This deeper mind is available to us whenever we call on it. Many branches of psychology are now studying the different ways we can access this portion of our consciousness that lies below the surface. Even religions and spiritualists are using different mechanisms to bring to light this aspect of self. At Enchanted Mind we are proposing that one very simple and fun way to access this deeper mind is by presenting the conscious mind with puzzling situations that can't always be reasoned out. In doing this, we come to the end of our usual methods of determining solutions. We are forced to turn it over to the level of mind that can handle the problem. Like any exercise, the more you practice this the better you get at literally "groking" the answer.

It takes a certain kind of attention and recognition to be aware of intuition and insight. So many of us have these insights all day long, but we dismiss them, usually because they are not "rational". Western culture tends to "educate" this insightful kind of thought out of its students because it isn't logical. There is a place for logic. In fact, logic taken to its highest form is pure reason. We aren't throwing out logical thought here. But what we are doing is learning to exercise and discern the other kind of thought process that goes beyond sequential, rational and logical thought. This analogical thought pushes us out into the unknown.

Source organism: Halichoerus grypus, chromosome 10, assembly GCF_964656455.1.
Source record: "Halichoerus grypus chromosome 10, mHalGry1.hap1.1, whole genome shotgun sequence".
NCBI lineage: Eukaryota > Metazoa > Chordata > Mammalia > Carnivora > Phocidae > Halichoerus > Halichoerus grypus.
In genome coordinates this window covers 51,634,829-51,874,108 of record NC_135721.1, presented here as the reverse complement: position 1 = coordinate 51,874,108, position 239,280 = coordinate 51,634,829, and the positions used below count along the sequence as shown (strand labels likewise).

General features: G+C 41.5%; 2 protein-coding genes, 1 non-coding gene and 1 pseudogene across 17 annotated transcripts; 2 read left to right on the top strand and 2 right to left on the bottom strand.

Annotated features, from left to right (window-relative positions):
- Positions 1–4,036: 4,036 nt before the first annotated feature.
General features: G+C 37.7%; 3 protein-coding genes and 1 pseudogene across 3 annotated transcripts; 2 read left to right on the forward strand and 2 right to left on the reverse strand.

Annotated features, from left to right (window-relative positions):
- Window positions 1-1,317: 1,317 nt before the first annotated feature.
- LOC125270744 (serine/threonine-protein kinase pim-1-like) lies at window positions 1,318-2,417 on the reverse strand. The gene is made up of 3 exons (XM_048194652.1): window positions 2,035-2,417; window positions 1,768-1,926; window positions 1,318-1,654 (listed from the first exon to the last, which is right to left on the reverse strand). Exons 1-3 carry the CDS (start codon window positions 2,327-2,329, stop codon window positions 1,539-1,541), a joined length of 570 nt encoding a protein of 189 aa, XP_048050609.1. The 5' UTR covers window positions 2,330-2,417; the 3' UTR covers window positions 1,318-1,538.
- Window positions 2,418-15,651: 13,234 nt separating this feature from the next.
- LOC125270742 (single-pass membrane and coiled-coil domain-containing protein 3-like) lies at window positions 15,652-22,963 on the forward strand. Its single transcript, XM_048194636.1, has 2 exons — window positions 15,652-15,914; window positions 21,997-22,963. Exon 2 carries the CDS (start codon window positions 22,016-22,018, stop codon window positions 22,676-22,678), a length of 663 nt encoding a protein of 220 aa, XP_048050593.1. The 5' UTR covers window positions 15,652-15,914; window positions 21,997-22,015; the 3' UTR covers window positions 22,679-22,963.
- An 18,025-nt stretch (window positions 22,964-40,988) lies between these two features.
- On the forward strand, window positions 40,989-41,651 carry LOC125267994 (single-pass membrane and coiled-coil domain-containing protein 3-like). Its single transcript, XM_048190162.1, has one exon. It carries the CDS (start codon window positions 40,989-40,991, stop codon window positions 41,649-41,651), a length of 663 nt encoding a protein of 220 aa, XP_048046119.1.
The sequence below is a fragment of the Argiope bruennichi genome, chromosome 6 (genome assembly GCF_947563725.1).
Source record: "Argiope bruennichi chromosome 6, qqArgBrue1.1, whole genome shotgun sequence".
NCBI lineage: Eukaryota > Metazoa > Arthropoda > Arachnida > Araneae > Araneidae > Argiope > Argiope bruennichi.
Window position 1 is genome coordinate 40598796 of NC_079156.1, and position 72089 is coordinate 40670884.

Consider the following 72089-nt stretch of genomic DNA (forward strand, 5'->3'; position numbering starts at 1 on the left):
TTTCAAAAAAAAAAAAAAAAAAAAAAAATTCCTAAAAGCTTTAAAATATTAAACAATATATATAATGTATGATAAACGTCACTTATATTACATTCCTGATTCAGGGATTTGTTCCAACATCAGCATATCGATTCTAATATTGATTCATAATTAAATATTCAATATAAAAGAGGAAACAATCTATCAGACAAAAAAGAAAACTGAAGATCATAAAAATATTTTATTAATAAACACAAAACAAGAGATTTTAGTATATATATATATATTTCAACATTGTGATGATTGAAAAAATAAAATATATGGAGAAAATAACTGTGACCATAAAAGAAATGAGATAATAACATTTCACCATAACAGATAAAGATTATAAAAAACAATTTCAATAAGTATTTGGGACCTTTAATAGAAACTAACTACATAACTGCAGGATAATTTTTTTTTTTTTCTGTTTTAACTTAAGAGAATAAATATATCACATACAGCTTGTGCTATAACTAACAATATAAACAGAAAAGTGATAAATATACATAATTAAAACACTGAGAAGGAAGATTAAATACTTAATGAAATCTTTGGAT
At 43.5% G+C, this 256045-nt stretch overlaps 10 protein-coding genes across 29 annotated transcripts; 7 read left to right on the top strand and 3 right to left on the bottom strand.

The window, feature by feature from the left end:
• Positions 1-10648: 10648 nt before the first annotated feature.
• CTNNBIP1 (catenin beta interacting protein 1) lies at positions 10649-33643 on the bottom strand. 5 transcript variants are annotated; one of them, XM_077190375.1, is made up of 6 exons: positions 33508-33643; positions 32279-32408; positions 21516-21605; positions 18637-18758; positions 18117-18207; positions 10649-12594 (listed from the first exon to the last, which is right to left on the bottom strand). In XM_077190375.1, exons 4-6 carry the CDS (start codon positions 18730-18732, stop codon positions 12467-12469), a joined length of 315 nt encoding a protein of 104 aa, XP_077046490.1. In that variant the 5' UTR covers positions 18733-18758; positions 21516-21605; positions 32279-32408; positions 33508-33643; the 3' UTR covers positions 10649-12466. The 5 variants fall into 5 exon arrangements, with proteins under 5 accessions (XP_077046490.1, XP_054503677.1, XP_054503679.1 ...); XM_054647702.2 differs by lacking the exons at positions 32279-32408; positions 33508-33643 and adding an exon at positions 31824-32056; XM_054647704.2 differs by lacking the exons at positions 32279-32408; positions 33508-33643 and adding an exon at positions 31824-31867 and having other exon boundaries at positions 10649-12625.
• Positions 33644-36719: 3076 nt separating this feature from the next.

This highly unused analogical portion of our mind can see the entire picture of any given situation. It knows the answer. It knows that the answer was in the question. Pure analogical thought doesn't rely on time or space, so it whispers the answer to our conscious mind almost instantly. The problem is, most of us are so entrenched in our usual step by step linear modes of thinking, we ignore this simple tiny whisper. And, if we do hear it we discount it.